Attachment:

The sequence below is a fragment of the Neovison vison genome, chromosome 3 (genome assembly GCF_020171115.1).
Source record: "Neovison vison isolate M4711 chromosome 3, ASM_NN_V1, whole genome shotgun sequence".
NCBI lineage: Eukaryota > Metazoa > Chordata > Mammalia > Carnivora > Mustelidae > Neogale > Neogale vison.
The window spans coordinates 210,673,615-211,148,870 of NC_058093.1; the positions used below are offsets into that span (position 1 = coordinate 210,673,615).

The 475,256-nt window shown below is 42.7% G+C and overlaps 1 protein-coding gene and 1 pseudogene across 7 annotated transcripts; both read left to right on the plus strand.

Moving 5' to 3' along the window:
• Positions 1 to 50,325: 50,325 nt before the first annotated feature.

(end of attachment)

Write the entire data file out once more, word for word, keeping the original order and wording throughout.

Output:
The sequence below is a fragment of the Neovison vison genome, chromosome 3 (genome assembly GCF_020171115.1).
Source record: "Neovison vison isolate M4711 chromosome 3, ASM_NN_V1, whole genome shotgun sequence".
NCBI lineage: Eukaryota > Metazoa > Chordata > Mammalia > Carnivora > Mustelidae > Neogale > Neogale vison.
The window spans coordinates 210,673,615-211,148,870 of NC_058093.1; the positions used below are offsets into that span (position 1 = coordinate 210,673,615).

The 475,256-nt window shown below is 42.7% G+C and overlaps 1 protein-coding gene and 1 pseudogene across 7 annotated transcripts; both read left to right on the plus strand.

Moving 5' to 3' along the window:
• Positions 1 to 50,325: 50,325 nt before the first annotated feature.